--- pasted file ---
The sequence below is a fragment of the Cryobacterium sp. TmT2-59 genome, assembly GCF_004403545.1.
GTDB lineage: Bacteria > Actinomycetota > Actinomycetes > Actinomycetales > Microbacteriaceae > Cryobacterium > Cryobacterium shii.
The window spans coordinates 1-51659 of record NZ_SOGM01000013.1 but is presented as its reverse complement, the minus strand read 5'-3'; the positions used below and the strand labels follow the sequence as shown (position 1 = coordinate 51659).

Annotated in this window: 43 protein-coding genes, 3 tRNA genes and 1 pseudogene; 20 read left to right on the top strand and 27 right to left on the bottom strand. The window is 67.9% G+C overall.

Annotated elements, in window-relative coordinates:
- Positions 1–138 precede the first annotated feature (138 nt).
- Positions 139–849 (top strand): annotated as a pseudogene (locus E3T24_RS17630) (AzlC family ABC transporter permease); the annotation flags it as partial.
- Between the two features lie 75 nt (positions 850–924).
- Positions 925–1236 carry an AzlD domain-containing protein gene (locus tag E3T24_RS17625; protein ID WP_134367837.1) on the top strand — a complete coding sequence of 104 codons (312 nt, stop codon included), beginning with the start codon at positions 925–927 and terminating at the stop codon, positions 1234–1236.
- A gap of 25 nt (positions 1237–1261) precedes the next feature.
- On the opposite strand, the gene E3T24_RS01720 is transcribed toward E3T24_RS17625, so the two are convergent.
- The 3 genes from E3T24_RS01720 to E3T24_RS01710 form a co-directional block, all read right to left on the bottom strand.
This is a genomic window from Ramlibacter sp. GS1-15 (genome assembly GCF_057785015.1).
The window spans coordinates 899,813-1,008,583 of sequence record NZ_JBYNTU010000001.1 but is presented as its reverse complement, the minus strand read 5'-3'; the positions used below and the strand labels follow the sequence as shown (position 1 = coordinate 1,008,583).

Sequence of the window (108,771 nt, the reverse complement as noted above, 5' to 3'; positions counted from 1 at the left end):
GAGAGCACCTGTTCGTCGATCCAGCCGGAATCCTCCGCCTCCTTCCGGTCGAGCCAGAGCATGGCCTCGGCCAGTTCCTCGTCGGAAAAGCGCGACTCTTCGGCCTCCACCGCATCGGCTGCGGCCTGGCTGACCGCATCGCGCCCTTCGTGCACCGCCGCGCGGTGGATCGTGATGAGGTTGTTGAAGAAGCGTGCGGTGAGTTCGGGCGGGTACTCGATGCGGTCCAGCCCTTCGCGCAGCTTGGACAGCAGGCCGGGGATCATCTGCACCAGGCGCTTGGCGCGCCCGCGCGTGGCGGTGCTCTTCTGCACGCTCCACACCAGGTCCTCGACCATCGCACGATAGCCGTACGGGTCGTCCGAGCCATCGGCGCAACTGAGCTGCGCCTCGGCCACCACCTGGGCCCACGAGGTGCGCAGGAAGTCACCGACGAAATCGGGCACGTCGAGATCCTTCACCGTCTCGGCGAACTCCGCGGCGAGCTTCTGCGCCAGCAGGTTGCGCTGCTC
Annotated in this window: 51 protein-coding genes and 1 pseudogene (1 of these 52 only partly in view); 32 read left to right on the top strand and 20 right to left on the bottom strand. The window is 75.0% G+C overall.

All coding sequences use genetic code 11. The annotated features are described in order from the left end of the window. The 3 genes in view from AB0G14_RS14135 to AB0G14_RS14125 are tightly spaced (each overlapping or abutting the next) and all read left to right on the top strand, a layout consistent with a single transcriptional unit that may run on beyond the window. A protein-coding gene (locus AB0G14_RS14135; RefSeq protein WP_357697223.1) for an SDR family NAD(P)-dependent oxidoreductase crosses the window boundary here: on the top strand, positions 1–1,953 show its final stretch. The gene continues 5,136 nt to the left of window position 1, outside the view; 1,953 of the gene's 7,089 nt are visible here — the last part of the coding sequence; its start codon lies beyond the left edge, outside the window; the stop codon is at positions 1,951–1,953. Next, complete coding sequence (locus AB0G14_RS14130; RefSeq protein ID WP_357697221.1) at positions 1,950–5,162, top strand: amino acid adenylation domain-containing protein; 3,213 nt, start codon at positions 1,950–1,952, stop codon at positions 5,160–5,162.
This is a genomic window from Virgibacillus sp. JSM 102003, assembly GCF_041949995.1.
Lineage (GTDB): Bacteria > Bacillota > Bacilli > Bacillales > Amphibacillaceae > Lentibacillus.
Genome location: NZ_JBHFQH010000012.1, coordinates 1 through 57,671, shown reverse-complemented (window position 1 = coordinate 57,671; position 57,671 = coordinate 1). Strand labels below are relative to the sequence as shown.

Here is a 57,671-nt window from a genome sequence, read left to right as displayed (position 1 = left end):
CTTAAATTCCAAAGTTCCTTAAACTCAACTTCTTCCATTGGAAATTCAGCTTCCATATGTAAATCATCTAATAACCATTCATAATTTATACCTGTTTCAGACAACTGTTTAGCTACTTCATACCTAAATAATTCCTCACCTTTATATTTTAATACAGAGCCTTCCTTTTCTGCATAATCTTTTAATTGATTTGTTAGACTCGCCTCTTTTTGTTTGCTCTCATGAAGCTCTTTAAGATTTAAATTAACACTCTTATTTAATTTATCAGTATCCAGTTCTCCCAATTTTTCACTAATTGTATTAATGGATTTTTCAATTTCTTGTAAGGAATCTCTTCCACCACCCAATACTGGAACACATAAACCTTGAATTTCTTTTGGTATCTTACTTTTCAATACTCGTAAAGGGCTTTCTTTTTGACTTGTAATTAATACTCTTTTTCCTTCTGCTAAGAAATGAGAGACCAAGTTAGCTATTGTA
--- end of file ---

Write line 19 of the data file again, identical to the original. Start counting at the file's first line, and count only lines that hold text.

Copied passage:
This is a genomic window from Virgibacillus sp. JSM 102003, assembly GCF_041949995.1.